Several years ago, the New York Times published a rather creative vocabulary quiz — 25 questions, multiple choice, all about word usage and pronunciation. 

Among the questions:

“How do you pronounce the second syllable of pajamas?”

“Do you pronounce cot and caught the same?”

“What do you call the rubber-soled shoes worn in gym class or for athletic activities?”

Based on one’s answers to those 25 Q’s, the quiz projects the probability of where one is from, as different words and dialects are used in different parts of the country.

While certainly not indicative of any one geographical location, when we moved from Cincinnati to Orlando 3½ years ago, there was one word and phrase I found for some reason, far more used in the South…


I am grateful for you.

I found myself soon doing life with a group of wise people who consistently take time out to utter those exact words.

As we contemplate Thanksgiving this week — a day in which our country expresses gratitude for divine provision and protection — my simple desire is to focus on what being grateful actually entails. 

To be grateful means we are thankful. We are aware of our blessing and appreciate what another has done. It’s an affirmation of goodness.

In fact, one of the most beautiful, profound aspects of this virtue is when we are grateful, we can’t be something else… as it’s really hard to be grateful and bitter or bad-tempered or insolent or insulting or hostile or hateful or stingy or selfish or divisive or denigrating at the same time.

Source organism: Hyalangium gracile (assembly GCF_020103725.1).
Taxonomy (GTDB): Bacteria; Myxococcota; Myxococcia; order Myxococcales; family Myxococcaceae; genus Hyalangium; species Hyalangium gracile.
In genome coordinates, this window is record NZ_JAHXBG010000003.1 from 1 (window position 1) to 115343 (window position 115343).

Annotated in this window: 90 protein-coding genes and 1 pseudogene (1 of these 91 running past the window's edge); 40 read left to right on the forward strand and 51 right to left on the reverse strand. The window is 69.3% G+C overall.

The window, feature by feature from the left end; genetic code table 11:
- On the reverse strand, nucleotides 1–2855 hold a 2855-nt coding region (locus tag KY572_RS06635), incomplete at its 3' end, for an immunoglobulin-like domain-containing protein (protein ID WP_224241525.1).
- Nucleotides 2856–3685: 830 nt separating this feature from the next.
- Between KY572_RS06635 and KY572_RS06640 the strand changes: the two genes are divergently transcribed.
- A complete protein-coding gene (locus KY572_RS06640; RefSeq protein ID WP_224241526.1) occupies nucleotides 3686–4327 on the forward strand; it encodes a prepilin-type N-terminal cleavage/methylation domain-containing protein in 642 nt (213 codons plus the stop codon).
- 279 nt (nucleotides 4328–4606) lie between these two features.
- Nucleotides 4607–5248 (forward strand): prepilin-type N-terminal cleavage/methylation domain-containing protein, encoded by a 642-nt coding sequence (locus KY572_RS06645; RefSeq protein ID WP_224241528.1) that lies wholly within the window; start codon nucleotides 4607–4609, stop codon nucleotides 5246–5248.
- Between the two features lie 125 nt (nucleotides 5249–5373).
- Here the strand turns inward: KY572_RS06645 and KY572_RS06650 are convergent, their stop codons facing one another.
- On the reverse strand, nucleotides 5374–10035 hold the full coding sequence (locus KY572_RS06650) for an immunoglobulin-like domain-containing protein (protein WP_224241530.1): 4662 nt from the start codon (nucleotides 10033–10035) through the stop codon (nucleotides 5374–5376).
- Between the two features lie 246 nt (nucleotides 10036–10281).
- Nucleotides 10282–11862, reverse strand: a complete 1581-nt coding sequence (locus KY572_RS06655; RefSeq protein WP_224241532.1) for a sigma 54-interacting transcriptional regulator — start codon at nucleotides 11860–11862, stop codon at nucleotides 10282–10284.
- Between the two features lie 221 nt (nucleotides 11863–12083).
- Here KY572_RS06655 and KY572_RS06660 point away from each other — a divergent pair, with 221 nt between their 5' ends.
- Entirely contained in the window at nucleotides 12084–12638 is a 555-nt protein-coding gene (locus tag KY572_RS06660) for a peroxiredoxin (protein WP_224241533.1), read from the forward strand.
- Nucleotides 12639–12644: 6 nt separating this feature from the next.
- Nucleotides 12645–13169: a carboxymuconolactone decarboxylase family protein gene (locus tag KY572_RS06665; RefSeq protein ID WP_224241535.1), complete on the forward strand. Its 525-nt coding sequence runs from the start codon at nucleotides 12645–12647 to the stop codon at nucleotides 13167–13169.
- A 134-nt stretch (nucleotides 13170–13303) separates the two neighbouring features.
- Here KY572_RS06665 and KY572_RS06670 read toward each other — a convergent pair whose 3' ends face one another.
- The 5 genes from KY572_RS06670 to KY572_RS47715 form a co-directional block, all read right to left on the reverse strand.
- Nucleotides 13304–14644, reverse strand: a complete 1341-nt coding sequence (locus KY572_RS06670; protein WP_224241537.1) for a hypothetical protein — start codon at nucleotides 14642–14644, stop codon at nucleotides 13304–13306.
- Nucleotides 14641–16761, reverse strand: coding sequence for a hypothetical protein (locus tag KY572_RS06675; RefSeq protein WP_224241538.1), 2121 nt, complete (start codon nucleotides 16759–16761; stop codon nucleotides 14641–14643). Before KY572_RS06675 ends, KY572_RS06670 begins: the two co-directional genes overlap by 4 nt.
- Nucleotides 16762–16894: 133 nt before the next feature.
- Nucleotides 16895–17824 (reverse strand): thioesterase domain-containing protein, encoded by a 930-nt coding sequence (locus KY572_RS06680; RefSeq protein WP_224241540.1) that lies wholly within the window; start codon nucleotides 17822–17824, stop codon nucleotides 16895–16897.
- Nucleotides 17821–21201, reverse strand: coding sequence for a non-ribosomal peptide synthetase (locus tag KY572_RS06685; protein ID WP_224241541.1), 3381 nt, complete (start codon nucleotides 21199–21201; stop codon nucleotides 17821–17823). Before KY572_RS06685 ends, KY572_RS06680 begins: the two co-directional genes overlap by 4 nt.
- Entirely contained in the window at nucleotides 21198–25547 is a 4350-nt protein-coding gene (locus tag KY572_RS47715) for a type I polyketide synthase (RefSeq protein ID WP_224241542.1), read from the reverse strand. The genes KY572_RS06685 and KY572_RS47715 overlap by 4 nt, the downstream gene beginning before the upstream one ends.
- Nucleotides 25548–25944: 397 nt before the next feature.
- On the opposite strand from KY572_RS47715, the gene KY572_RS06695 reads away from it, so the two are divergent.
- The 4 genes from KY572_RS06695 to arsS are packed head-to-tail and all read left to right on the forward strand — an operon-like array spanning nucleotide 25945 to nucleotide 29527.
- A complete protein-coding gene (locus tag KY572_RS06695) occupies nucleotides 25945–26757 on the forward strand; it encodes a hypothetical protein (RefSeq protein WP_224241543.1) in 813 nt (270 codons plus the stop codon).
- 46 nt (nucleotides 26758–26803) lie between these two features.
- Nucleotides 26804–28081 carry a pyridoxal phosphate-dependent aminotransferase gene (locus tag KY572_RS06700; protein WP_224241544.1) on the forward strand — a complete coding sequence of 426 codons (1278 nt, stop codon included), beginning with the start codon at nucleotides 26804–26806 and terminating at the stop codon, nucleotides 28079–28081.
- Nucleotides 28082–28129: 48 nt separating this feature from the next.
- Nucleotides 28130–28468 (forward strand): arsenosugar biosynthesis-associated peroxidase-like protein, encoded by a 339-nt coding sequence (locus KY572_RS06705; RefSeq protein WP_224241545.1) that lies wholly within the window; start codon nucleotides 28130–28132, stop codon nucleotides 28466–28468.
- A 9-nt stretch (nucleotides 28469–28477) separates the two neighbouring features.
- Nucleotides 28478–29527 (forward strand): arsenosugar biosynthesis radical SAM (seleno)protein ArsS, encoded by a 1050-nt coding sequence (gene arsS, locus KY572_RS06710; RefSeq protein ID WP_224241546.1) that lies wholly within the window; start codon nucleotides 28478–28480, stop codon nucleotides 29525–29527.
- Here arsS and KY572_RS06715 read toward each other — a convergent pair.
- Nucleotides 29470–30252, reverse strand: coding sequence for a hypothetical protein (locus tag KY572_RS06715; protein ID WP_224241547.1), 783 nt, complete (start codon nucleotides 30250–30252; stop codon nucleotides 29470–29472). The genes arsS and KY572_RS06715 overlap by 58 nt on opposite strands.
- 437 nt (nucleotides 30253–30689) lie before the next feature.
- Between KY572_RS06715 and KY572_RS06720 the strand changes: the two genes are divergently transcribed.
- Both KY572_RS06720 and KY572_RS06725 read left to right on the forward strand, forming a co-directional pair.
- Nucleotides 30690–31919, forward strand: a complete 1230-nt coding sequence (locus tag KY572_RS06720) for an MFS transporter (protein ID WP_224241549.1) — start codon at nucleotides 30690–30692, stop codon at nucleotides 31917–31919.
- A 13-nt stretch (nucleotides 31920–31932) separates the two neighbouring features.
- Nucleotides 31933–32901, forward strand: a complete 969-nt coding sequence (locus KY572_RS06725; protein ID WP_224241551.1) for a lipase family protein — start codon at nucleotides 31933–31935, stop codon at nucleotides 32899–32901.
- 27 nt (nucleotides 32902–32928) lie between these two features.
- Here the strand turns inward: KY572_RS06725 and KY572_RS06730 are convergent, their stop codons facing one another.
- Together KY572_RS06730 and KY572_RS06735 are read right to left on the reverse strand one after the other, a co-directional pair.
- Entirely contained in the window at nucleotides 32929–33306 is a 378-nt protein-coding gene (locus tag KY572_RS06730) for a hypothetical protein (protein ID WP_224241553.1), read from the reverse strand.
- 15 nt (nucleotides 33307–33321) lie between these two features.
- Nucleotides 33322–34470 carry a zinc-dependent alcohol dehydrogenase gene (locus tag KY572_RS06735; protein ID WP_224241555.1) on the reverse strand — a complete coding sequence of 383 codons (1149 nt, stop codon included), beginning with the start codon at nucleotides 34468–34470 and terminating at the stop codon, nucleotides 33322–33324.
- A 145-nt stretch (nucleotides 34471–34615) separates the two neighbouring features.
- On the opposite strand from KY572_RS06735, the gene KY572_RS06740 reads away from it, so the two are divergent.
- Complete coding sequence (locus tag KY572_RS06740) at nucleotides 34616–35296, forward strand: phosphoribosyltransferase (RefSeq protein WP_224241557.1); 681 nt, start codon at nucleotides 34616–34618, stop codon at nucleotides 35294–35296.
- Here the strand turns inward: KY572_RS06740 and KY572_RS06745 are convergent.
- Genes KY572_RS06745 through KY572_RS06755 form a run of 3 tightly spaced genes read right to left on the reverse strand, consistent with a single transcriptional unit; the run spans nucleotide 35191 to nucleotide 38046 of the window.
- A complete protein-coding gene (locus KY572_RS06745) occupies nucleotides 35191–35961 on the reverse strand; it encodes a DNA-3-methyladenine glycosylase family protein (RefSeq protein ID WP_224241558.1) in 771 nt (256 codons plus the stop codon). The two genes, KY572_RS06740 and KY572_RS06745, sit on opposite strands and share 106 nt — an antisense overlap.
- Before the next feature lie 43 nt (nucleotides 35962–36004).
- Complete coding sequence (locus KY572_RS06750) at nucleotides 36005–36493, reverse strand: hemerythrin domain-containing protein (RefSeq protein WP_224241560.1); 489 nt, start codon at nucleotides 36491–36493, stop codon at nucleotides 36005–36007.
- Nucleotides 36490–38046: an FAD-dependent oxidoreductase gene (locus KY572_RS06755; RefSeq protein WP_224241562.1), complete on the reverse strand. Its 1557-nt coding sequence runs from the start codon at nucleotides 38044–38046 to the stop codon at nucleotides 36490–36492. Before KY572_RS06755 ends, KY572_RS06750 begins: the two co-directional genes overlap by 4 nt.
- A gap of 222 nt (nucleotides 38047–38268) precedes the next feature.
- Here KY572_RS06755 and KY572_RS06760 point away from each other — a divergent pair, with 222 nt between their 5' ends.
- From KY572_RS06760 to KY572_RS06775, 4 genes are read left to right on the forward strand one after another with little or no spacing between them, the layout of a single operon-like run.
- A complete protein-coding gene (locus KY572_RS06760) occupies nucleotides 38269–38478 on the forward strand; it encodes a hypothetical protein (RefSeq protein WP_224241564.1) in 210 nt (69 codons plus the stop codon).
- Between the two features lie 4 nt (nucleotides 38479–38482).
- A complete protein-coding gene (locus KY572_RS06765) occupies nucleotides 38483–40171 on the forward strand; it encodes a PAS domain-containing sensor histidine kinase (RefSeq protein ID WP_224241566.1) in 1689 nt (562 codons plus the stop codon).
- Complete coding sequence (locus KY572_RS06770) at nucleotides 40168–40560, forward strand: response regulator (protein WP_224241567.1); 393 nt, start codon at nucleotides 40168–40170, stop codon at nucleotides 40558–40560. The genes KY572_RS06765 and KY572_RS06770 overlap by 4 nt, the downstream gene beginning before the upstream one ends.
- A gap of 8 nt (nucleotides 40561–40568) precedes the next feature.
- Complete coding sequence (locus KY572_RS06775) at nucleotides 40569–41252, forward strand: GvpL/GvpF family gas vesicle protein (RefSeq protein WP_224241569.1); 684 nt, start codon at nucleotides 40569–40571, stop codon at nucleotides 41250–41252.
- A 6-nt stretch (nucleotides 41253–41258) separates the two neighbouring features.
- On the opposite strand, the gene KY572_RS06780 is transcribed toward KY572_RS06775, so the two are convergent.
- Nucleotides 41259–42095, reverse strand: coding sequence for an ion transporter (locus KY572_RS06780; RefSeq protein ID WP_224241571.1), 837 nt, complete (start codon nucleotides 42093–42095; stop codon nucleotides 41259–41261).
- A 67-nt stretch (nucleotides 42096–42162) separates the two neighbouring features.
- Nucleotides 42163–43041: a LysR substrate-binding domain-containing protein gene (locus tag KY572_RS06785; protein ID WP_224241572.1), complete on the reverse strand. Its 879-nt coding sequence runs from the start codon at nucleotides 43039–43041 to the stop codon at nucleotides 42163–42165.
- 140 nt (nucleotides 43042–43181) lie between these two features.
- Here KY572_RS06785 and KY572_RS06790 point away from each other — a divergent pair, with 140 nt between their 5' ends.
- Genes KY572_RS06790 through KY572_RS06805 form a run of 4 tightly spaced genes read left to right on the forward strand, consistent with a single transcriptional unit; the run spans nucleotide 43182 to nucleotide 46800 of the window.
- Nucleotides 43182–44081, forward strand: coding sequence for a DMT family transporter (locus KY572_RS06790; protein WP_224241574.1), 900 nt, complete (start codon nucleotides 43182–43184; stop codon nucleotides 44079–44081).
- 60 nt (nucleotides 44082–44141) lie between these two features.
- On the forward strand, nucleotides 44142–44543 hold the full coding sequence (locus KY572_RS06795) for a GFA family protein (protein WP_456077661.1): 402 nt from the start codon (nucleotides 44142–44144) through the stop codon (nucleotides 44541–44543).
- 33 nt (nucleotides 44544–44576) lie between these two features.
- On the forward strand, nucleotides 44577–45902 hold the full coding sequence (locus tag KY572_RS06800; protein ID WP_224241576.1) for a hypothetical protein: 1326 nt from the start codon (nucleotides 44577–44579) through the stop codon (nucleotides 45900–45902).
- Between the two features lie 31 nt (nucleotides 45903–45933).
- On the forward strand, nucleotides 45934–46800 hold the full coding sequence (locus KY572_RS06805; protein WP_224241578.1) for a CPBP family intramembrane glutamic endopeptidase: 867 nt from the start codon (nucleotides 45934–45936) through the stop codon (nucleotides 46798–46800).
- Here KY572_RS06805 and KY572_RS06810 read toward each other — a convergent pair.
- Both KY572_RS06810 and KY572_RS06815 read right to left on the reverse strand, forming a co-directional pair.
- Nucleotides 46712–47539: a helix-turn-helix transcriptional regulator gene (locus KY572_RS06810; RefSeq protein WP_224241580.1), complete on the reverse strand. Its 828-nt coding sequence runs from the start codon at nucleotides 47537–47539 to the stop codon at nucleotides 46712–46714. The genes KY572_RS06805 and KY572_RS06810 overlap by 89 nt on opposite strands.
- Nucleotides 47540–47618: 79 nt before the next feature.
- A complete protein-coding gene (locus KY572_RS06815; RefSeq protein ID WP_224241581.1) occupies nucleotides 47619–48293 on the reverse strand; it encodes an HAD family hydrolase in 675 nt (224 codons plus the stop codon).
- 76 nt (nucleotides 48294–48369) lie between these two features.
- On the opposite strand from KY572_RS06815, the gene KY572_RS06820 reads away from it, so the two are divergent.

But the key with gratitude is that it’s only realized if it’s expressed.

As the influential Andy Stanley poignantly shares, “Unexpressed gratitude is experienced as ingratitude.”

The person on the receiving end of us can’t see our gratitude unless we say it, friends. 

In other words, if we don’t convey our gratitude, if we don’t actually speak it — or if for some reason we even intentionally withhold it, believing another is undeserving, unworthy or un-something — we are communicating ingratitude instead.

And ingratitude is hurtful, unattractive, and has never been confused with being any sort of virtue.

So as we pause during the pandemic for this special, national holiday — noting our feasts and family gatherings have been altered in this thing we keep calling “2020” — the reality is that not even 2020 has the ability to extinguish our gratitude. Gratitude is always an option. Hence…

Who are you grateful for?

Who have you yet to tell?

To whom do you owe a verbal affirmation?

This Thanksgiving, I pray we are each more humbly self aware. Let’s turn up gratitude. Let’s be ridiculously grateful…

… no matter where we are from… no matter the different words and dialects used…

Happy Thanksgiving, friends! I am grateful for you!



(P.S. The second syllable of pajamas rhymes with “jam,” cot and caught are not pronounced the same, and my rubber-soled shoes that I joyfully wear daily are indeed called “tennis shoes.” 🙂 )